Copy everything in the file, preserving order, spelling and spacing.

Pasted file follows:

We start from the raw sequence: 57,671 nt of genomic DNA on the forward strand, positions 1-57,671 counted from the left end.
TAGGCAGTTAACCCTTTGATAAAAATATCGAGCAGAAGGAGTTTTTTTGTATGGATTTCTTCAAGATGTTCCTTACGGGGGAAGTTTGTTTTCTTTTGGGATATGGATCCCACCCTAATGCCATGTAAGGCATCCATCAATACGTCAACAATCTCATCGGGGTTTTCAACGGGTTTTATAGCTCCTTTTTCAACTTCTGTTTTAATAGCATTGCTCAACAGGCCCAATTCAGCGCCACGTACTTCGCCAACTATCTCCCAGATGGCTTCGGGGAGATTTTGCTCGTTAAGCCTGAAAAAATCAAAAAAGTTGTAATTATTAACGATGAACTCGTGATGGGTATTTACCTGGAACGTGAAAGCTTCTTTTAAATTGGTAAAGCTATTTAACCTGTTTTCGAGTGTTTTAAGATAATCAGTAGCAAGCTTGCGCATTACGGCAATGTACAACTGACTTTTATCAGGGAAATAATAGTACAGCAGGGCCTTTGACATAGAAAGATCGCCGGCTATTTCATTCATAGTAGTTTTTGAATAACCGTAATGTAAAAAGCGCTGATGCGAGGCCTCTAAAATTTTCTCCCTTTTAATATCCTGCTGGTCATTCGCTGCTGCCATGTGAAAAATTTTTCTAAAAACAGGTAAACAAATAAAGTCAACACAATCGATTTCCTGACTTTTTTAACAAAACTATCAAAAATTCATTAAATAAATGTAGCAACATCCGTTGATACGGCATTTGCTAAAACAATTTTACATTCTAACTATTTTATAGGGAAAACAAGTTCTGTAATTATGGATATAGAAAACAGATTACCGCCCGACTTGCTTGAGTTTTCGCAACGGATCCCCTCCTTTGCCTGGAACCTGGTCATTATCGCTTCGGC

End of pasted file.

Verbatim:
We start from the raw sequence: 57,671 nt of genomic DNA on the forward strand, positions 1-57,671 counted from the left end.
TAGGCAGTTAACCCTTTGATAAAAATATCGAGCAGAAGGAGTTTTTTTGTATGGATTTCTTCAAGATGTTCCTTACGGGGGAAGTTTGTTTTCTTTTGGGATATGGATCCCACCCTAATGCCATGTAAGGCATCCATCAATACGTCAACAATCTCATCGGGGTTTTCAACGGGTTTTATAGCTCCTTTTTCAACTTCTGTTTTAATAGCATTGCTCAACAGGCCCAATTCAGCGCCACGTACTTCGCCAACTATCTCCCAGATGGCTTCGGGGAGATTTTGCTCGTTAAGCCTGAAAAAATCAAAAAAGTTGTAATTATTAACGATGAACTCGTGATGGGTATTTACCTGGAACGTGAAAGCTTCTTTTAAATTGGTAAAGCTATTTAACCTGTTTTCGAGTGTTTTAAGATAATCAGTAGCAAGCTTGCGCATTACGGCAATGTACAACTGACTTTTATCAGGGAAATAATAGTACAGCAGGGCCTTTGACATAGAAAGATCGCCGGCTATTTCATTCATAGTAGTTTTTGAATAACCGTAATGTAAAAAGCGCTGATGCGAGGCCTCTAAAATTTTCTCCCTTTTAATATCCTGCTGGTCATTCGCTGCTGCCATGTGAAAAATTTTTCTAAAAACAGGTAAACAAATAAAGTCAACACAATCGATTTCCTGACTTTTTTAACAAAACTATCAAAAATTCATTAAATAAATGTAGCAACATCCGTTGATACGGCATTTGCTAAAACAATTTTACATTCTAACTATTTTATAGGGAAAACAAGTTCTGTAATTATGGATATAGAAAACAGATTACCGCCCGACTTGCTTGAGTTTTCGCAACGGATCCCCTCCTTTGCCTGGAACCTGGTCATTATCGCTTCGGC